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Blair calls Europe vote

Blair: 'No reverse gear'
Blair had declared firmly there was no need for a referendum.

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Tony Blair
Great Britain

LONDON, England (CNN) -- British Prime Minister Tony Blair has confirmed speculation about a policy U-turn, announcing a referendum on the European Union's constitution.

Blair, who had repeatedly said there was no need for such a vote and declared recently he had "no reverse gear," signaled to lawmakers Tuesday it would not take place until after next year's expected general election.

"Let the issue be put. Let the battle be joined ... Let the people have the final say," Blair told the House of Commons on Tuesday.

"The electorate should be asked for their opinion when all our questions have been answered, when all the details are known, when the legislation has been finally tempered and scrutinised ... and when parliament has debated and decided."

The referendum will be the first big test of UK public opinion on Europe since Labour Prime Minister Harold Wilson's government asked voters whether they wanted to stay in the then Common Market in 1975.

The new constitution, which EU leaders hope to sign on June 17, aims to streamline decision making in the growing EU. The bloc will expand from 15 to 25 members on May 1.

Negotiations floundered last year over relative voting rights but the EU rediscovered a sense of unity after the Madrid train bombings last month and agreed to come to terms by the leaders' next summit, June 17-18.

Among the main proposals are a permanent EU president, an EU foreign minister with joint foreign policy, an EU 'Mr Euro,' tax harmonization and a legally binding charter of rights. There would be more joint EU policy with fewer national vetoes allowed. (What's at stake?)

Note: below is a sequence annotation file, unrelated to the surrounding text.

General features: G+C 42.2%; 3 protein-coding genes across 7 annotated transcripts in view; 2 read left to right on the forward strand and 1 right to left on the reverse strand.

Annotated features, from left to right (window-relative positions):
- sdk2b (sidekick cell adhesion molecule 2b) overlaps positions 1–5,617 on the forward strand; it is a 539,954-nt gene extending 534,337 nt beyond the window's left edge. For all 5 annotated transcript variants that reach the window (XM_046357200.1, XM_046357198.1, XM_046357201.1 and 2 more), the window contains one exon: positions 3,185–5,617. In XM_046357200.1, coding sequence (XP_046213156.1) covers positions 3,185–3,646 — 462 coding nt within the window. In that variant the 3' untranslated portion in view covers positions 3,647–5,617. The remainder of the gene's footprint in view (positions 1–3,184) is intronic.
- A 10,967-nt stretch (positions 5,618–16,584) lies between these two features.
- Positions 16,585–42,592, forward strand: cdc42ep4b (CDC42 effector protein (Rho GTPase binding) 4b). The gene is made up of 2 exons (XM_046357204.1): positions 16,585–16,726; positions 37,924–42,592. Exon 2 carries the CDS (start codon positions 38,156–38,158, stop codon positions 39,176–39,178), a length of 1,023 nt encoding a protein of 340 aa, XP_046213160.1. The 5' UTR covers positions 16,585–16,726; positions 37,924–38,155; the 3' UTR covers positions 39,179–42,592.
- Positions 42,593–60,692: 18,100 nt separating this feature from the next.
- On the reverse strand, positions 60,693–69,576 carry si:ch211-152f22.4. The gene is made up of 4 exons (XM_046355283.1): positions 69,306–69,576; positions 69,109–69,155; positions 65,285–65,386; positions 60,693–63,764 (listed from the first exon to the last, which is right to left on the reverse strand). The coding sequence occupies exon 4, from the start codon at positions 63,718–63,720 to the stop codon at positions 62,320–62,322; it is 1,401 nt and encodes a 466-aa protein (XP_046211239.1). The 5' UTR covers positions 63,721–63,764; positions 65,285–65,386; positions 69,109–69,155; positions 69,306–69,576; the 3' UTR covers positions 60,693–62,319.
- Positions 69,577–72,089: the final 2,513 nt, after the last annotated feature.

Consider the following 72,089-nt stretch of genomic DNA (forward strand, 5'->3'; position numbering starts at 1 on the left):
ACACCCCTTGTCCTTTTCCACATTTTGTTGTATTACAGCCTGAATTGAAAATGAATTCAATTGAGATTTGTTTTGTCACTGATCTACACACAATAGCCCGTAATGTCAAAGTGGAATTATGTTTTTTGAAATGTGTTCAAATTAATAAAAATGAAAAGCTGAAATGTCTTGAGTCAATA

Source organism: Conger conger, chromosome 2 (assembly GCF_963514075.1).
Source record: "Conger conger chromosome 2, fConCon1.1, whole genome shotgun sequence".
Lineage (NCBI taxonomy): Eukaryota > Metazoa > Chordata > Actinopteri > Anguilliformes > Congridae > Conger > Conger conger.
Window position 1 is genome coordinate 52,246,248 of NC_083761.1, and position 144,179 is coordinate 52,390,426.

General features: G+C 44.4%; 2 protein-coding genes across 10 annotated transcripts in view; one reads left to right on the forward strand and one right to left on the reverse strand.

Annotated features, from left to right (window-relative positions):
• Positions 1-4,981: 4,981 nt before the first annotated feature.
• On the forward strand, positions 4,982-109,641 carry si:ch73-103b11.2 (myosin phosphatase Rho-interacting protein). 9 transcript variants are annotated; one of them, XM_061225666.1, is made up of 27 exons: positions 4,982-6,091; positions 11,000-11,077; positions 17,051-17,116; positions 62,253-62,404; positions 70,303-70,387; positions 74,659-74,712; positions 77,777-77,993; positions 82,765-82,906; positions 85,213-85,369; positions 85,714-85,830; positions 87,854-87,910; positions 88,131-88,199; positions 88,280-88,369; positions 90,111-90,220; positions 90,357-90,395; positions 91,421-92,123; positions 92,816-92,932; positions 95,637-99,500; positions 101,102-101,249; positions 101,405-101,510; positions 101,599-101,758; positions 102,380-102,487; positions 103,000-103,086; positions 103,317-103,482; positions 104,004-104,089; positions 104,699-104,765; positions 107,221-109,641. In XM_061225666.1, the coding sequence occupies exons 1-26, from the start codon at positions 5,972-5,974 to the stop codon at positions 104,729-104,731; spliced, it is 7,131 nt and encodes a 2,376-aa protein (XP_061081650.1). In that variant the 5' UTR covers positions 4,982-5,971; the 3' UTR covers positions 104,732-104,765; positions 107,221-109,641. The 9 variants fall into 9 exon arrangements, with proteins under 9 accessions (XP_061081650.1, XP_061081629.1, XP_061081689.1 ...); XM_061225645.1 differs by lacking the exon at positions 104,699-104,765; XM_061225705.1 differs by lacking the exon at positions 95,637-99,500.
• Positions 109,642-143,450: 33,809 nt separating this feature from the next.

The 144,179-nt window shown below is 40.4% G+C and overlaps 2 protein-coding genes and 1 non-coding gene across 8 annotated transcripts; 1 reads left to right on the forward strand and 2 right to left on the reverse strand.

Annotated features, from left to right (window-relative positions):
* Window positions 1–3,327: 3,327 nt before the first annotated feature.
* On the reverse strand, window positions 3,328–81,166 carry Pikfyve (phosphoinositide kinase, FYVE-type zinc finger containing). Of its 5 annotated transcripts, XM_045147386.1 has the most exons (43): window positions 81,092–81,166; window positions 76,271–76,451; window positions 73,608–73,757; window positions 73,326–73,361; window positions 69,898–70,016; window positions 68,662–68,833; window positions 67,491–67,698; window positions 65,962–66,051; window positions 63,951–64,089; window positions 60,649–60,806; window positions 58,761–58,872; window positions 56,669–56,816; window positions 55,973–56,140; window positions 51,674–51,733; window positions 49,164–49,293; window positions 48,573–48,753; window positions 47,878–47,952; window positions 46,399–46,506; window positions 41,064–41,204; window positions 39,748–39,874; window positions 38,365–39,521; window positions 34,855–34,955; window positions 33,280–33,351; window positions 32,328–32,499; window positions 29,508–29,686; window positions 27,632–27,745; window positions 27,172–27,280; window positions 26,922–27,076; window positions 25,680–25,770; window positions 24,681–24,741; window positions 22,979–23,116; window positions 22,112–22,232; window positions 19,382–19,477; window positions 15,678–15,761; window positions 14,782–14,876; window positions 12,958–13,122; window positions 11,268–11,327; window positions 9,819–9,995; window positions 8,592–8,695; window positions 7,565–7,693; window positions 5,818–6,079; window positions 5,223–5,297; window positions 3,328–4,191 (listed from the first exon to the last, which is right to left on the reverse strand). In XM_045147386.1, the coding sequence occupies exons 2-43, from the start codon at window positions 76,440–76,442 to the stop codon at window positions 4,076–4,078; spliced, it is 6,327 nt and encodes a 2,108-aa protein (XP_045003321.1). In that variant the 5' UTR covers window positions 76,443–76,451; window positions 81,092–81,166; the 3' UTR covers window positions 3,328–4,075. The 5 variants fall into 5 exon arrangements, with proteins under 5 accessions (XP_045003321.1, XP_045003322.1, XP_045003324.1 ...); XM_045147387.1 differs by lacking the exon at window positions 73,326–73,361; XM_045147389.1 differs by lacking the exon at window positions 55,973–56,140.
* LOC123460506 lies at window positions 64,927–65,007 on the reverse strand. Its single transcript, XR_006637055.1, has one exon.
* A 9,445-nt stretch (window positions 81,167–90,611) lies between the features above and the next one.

Answering critics who fear a loss of British sovereignty -- current polls have shown more than half of Britons opposing the constitution -- Blair said his country would retain "national veto" over defense and other key issues.

He added that the constitution would not get his support unless it "embodies the essential British traditions."

"The treaty will not alter the fundamental aspects of the nation state," he said. "It is an historic event, one this British government has championed."

"It is time to resolve once and for all whether this country wants to be at the center and heart of European decision-making or not, time to decide whether our destiny lies as a leading partner and ally of Europe, or on its margins," Blair said.

'Risky procedure'

A number of EU states plan to hold public votes if, as planned, a constitution is signed and sealed at the heads of government summit in June. Blair's decision will now increase pressure on other major EU countries to follow suit.

The Europe debate plagued Blair's two immediate predecessors -- John Major and Margaret Thatcher -- and brought a bitter schism in the Conservatives, in power for 18 years before Blair's 1997 win.

UK analysts said Blair believed the promise of a vote -- a "No" in any EU state would hold up or possibly even scupper the charter --- would take the steam out of the issue.

A YouGov poll in the top-selling Sun tabloid on Monday showed 53 percent of Britons would vote "No" to a constitution and that only 16 percent would vote "Yes."

A referendum was first mooted as a possibility in the Rupert Murdoch-owned, and anti-EU, Sun. But when this did not mollify his critics in the press and parliament, analysts said, Blair decided to go the whole hog and call a referendum.

But analysts said the decision to call a referendum could backfire. "It's a risky procedure Blair is taking, but he's been backed into a corner," Emil Kirchner, professor of European studies at Essex University, told Reuters.

"If he loses, it would be his defining moment. I think he would leave the scene."

Michael Howard, leader of the opposition Conservative Party, said he welcomed Blair's "big U-turn" to hold a referendum.

He told the Commons on Tuesday: "Six months ago you stood before your party conference and told them with all the lip-quivering intensity for which you've become famous: 'I can only go one way. I've not got a reverse gear.'

"Today you could hear the gears grinding as you came before us lip quivering once again to read all those words which you had pronounced so emphatically for so long. Who will ever trust you again?"

He recalled Blair saying before that a referendum would be a "'gross and irresponsible betrayal"' of the national interest last July and asked when the change of heart had taken place.

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